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Adebayor ends Togo career due to trauma of Angola gun attack

Former Togo captain Emmanuel Adebayor will focus on playing for his English club Manchester City.
Former Togo captain Emmanuel Adebayor will focus on playing for his English club Manchester City.
STORY HIGHLIGHTS
  • Emmanuel Adebayor quits international football in wake of deadly gun attack on Togo bus
  • Two people died following incident ahead of January's Africa Cup of Nations
  • Togo subsequently banned and fined for pulling out of tournament in Angola
  • Adebayor reveals his decision on Web site of his English club Manchester City

(CNN) -- African soccer star Emmanuel Adebayor has revealed that he is quitting international football in the wake of the deadly gun attack on the Togo team bus in Angola in January.

Adebayor was national captain, but said on Monday that he no longer wanted to represent his country following the events which saw two people killed and several injured after rebels fired on the bus en route to the Africa Cup of Nations.

"I have made the very difficult decision to retire from international football," the 26-year-old striker told the Web site of his English club Manchester City.

"I have weighed up my feelings in the weeks and months since the attack, and I am still haunted by the events which I witnessed on that horrible afternoon on the Togo team bus.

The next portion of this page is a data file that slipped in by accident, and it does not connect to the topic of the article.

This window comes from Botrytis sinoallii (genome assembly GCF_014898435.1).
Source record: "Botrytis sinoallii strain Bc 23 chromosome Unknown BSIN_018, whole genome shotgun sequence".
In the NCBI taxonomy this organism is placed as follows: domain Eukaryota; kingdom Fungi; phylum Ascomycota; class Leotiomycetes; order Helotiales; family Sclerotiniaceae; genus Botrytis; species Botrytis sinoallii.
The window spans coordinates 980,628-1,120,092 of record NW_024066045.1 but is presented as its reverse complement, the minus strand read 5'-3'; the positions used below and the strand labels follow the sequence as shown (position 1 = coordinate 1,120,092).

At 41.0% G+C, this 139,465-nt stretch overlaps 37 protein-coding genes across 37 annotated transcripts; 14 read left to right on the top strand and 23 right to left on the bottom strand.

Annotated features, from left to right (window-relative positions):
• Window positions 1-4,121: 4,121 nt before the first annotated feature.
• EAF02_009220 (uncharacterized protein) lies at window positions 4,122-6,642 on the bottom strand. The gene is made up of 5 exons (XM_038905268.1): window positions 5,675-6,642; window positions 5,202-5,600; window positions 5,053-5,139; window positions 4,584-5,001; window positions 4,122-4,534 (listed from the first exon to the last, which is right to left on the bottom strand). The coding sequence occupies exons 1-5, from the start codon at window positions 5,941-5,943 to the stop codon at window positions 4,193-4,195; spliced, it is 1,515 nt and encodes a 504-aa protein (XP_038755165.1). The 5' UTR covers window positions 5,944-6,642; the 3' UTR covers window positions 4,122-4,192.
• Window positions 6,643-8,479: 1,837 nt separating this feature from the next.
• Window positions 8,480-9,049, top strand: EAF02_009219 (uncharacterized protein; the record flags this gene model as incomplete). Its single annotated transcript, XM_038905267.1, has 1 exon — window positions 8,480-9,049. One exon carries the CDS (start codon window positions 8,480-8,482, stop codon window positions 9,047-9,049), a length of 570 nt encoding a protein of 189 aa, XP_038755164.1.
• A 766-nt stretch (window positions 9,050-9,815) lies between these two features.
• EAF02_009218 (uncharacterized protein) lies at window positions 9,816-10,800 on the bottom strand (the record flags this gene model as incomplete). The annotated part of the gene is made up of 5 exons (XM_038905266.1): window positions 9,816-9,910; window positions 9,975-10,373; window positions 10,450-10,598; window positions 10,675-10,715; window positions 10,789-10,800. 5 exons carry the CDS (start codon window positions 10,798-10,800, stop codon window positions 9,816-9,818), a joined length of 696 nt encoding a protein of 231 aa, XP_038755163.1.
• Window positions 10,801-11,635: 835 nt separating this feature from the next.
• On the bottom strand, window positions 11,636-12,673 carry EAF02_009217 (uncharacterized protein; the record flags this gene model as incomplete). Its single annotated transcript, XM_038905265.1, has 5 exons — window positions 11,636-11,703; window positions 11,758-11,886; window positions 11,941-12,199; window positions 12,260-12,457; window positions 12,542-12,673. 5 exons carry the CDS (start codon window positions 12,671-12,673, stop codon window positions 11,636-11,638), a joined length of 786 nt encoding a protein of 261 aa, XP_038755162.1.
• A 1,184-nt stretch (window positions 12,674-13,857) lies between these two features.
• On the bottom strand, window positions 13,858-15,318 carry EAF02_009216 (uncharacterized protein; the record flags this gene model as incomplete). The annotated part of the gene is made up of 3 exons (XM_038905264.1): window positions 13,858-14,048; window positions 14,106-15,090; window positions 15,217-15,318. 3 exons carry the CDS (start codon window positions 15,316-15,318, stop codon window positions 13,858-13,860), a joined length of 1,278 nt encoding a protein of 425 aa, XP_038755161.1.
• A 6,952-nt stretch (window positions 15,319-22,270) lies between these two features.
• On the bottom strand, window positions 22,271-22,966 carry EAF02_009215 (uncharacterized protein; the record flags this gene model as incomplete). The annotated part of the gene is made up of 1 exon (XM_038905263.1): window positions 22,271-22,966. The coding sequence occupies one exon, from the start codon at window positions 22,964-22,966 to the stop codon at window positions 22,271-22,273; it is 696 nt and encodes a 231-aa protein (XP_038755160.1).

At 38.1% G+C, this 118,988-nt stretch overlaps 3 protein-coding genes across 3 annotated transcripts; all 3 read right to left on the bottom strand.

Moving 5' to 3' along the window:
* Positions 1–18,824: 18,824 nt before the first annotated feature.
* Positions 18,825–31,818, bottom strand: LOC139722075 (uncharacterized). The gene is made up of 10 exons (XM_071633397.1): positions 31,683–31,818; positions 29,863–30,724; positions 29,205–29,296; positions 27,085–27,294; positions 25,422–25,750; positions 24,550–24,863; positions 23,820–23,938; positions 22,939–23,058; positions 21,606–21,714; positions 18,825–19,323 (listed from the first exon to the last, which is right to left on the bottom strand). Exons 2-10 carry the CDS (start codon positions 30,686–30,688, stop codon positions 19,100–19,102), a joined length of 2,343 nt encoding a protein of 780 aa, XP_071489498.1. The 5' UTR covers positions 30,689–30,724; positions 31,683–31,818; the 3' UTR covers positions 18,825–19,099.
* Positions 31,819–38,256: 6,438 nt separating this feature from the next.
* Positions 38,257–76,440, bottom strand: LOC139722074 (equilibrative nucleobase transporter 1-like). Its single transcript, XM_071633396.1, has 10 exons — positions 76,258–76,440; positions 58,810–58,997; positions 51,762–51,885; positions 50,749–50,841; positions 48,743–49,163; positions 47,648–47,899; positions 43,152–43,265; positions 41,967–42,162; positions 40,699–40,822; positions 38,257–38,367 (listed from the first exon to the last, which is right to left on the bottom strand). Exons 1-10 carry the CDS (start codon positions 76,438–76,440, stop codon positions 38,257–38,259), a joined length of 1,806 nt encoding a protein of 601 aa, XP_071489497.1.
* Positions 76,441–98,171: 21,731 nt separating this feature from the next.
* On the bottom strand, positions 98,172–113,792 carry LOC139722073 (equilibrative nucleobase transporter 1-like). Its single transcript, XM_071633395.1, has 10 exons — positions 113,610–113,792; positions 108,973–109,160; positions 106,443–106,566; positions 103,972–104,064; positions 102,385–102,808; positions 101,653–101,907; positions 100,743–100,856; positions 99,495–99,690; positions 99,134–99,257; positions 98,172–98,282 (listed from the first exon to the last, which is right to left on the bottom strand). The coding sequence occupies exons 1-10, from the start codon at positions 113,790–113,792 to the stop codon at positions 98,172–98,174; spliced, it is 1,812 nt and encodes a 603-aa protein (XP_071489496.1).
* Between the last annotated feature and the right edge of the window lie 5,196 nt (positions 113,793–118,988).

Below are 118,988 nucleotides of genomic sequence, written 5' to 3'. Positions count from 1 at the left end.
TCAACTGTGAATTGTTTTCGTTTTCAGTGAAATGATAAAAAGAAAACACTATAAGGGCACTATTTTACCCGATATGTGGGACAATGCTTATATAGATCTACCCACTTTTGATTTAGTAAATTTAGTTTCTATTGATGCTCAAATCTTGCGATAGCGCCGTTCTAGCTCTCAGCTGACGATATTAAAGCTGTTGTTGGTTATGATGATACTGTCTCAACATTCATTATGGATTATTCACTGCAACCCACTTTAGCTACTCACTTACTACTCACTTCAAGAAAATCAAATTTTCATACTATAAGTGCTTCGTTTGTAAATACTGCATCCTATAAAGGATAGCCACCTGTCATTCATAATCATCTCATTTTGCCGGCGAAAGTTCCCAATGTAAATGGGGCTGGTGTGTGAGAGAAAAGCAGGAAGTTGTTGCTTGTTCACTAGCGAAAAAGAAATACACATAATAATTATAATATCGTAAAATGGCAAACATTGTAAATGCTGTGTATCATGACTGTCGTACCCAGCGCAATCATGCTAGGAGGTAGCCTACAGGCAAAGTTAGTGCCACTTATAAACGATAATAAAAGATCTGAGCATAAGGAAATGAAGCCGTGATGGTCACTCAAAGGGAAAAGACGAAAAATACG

I am still haunted by the events which I witnessed on that horrible afternoon on the Togo team bus
--Emmanuel Adebayor
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"We were just footballers going to play a football match and represent our country, yet we were attacked by people who wanted to kill us all. It is a moment I will never forget and one I never want to experience again."

After deciding not to take part in the tournament, Togo were suspended from the next two stagings of the two-yearly event and fined $50,000.

Adebayor returned to England later in January after taking time out to recover from the ordeal, and his 13 goals this season have helped City claim fourth place in the Premier League to be on the brink of earning a place in Europe's top club competition.

"Togo have some very talented players, and I dearly hope the players who remain will be able to put their memories of Angola behind them and go on to be a success for the nation," the 2008 African Footballer of the Year said.

"I have enormous belief in each and every one of them: players, coaches, staff and their families. The people who were on that coach together will forever be joined by a special bond -- we are all brothers.

"I will always have the team and the people of Togo close to my heart, and wish them every success in the challenges that they will face in the future."

Adebayor has played 38 times for his country since making his international debut in 2000, scoring 16 times.

"Despite the events in Angola, I have some very good memories of my international career," he said.

"I feel very proud to have been trusted with the position of captain of the Togolese football team. Leading your country in international competition is the ultimate honor for any player."